Before the main event, there is just time for a refreshing pint of ‘Beefeater Bitter’ in The Keys. Yes, the Tower even has its very own pub, for the sole use of the Yeoman Warders, their families and lucky guests like us. Tonight, as on many nights, the bar has been given over to a charity fundraiser, and we enjoy our drinks to the sound of announcements about the upcoming raffle results. It’s another example of how these days the Tower of London uses its unique position to quietly educate and inspire rather than to intimidate. And talking of intimidating, the Yeoman Warder who will be guiding us the short distance down the lane to watch the Ceremony of the Keys has an important announcement:

“If you have a camera, kindly place it carefully on the ground… and then stamp on it.”

Some rituals are too solemn, too important and well, too plain cool, to be interrupted by the flashes of camera phones. The Ceremony of the Keys has taken place every single night for the last seven hundred and forty years. The one night it was a few minutes late, the Officer of the Guard wrote a formal letter of apology to the king. The reason for the delay? The Luftwaffe had just dropped a bomb on the old Victorian guardroom. Tonight, as the Chief Yeoman Warder locks the mains gates and returns down Water Lane with his escort of four guards, we are treated to an ancient piece of military theatre. A young sentry steps out, points his rifle at them and barks out “Halt! Who comes there?” “The keys!” replies the Chief Warder. “Whose keys?” demands the sentry, who is clearly no pushover. “Queen Elizabeth’s keys,” the Chief Warder patiently replies, and that seems to do the trick. “Pass, Queen Elizabeth’s Keys. And all’s well,” concludes the sentry, and with that the escort makes its way to the Broadwalk Steps by Tower Green where the Tower Guard presents arms and the Chief Warder declares “God preserve Queen Elizabeth!” to which we all respond with a resounding “Amen!”. Precisely seven minutes after it began, the ceremony is brought to a close as the clock tower strikes ten and we listen to a rather chilly bugler squeak his way through the Last Post.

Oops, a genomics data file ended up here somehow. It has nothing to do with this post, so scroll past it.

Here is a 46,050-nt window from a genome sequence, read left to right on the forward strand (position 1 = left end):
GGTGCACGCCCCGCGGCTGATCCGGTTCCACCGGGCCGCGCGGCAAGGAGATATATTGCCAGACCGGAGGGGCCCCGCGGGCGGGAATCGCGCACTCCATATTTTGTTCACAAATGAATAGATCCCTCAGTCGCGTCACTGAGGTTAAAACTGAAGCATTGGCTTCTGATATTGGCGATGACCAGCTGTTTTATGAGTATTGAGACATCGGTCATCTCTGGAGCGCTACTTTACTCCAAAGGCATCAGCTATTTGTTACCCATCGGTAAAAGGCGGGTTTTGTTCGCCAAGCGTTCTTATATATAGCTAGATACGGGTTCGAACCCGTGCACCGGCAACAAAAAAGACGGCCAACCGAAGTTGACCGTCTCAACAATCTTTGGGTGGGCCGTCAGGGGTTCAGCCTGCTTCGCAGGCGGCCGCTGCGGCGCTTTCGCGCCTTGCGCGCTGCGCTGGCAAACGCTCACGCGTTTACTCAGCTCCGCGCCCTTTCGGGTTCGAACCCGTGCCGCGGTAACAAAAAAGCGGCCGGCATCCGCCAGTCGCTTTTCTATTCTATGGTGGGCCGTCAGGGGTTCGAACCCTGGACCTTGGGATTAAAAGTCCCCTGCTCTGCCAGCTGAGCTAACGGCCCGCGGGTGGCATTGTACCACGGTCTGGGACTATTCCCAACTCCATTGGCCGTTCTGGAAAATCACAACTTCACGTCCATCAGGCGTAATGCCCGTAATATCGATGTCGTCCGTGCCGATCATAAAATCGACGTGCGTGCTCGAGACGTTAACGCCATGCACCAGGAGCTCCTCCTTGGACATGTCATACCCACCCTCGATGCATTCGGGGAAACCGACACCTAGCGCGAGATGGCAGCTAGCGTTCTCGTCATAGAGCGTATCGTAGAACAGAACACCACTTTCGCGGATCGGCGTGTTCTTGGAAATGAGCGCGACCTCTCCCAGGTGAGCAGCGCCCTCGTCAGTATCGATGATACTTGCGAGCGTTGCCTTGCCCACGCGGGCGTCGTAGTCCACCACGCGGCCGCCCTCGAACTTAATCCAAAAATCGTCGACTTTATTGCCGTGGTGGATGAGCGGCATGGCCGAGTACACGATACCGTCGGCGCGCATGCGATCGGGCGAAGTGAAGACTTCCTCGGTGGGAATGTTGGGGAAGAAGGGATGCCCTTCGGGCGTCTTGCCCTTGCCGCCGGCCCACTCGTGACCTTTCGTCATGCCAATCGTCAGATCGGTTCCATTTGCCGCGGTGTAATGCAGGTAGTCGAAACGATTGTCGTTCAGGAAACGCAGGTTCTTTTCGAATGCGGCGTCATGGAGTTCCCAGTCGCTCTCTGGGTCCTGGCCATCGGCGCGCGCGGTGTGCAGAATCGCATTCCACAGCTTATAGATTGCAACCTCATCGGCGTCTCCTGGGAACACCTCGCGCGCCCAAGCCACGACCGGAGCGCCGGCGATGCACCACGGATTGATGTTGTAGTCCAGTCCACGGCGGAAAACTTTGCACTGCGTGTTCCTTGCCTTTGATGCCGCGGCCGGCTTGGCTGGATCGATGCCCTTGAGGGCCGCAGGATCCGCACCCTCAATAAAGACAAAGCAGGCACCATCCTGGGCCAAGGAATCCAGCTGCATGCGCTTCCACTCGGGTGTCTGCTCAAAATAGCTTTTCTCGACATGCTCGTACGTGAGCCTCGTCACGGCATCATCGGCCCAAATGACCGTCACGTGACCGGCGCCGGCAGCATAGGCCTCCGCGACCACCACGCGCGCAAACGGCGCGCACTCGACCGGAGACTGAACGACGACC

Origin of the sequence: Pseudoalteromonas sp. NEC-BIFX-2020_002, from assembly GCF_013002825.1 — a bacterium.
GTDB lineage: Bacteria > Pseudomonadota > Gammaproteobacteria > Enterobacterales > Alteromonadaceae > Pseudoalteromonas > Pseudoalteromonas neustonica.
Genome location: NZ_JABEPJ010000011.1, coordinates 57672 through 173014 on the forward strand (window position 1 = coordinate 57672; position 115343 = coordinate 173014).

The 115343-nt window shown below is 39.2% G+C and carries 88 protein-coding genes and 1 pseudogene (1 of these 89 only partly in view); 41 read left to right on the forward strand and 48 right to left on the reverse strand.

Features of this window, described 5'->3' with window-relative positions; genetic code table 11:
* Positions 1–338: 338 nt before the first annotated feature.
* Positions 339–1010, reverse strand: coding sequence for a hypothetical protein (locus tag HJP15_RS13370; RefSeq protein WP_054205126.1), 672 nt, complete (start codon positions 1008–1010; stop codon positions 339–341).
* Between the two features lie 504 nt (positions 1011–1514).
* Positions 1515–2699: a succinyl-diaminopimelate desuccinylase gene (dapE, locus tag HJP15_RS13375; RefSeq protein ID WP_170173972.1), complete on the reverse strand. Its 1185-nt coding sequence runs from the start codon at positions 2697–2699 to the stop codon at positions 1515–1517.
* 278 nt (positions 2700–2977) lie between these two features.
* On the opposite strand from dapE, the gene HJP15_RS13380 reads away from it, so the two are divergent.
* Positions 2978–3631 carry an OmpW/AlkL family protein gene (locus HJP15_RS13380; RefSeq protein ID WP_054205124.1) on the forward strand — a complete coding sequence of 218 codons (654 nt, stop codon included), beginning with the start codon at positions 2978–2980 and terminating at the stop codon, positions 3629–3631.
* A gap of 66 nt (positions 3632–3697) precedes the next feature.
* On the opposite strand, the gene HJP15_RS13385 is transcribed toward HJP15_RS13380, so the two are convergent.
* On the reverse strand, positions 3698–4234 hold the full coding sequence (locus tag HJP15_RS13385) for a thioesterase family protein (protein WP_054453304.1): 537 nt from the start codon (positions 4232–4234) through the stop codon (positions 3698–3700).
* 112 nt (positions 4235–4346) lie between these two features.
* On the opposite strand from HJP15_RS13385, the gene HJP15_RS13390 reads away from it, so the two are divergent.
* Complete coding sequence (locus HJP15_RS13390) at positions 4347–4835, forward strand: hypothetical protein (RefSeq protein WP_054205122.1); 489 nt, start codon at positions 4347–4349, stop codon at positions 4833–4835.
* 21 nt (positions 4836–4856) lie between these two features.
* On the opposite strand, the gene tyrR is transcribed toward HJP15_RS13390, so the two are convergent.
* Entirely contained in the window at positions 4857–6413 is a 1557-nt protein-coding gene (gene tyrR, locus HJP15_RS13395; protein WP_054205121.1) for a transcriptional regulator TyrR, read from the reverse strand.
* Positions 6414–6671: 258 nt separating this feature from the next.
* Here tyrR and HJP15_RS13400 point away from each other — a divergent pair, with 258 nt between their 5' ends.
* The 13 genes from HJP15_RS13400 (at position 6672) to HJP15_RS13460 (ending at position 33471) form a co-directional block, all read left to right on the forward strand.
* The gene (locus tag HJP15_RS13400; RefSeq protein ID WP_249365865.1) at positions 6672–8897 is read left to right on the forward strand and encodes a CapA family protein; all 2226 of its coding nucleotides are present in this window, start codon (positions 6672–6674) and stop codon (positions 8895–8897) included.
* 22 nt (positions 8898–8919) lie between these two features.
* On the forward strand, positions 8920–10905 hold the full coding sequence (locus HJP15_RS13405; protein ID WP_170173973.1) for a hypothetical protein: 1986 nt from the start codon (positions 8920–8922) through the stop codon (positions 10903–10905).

If you’ve read our first book in the ‘Defender of the Realm’ series, you’ll know that it is at this point that all hell breaks loose. The monstrous Black Lizard attacks in an attempt to steal the Crown Jewels and is fought off by the brave beefeaters and mysterious white knight superhero, the Defender. We are suitably relieved as this fails to happen in real life and instead return to The Keys for a farewell drink. Like all great British traditions, the Ceremony of the Keys is short, simple and rather moving. It has been a privilege to witness.

Afterwards, on the way back to Tower Hill tube station, we pass the Merchant Navy Memorial – the place that in ‘Defender of the Realm: Dark Age’, Hayley discovers a secret entrance to a ‘sally port’ tunnel leading under the road into the Keep beneath the Tower. It is a reminder that although our Defender stories put an affectionate, fantastical spin on British history and traditions, the people who live and work within the Tower of London’s walls are the real, living embodiments of the selfless duty that has served our nation for generations. It is a story they retell every night for seven minutes, starting at 9:53pm sharp.

Tickets to the Ceremony of the Keys are free of charge, but there is a long waiting list (unless you’re lucky enough to know a beefeater!).

Once again, thanks to Nick Ostler for this brilliant blog. ‘Defender of the Realm’ and ‘Defender of the Realm: Dark Age’ by Mark Huckerby & Nick Ostler are published by Scholastic and you can buy them by clicking on the titles. I heartily recommend that you do. For more information, go to www.ostlerandhuckerby.com

 

 

Pirates in the Supermarket by Timothy Knapman, illustrated by Sarah Warburton

There are a great number of issues that surface in the children’s books I review, from identity and loss, to refugees and politics. There are stories that teach confidence-building, stories that build grit and resilience, stories that show adversity can be overcome, and much much more, but sometimes you want a book that’s pure escapism, and just fun. For me, there’s little that’s more exhilarating than to see a class of six year olds hooting with laughter as you read them a story.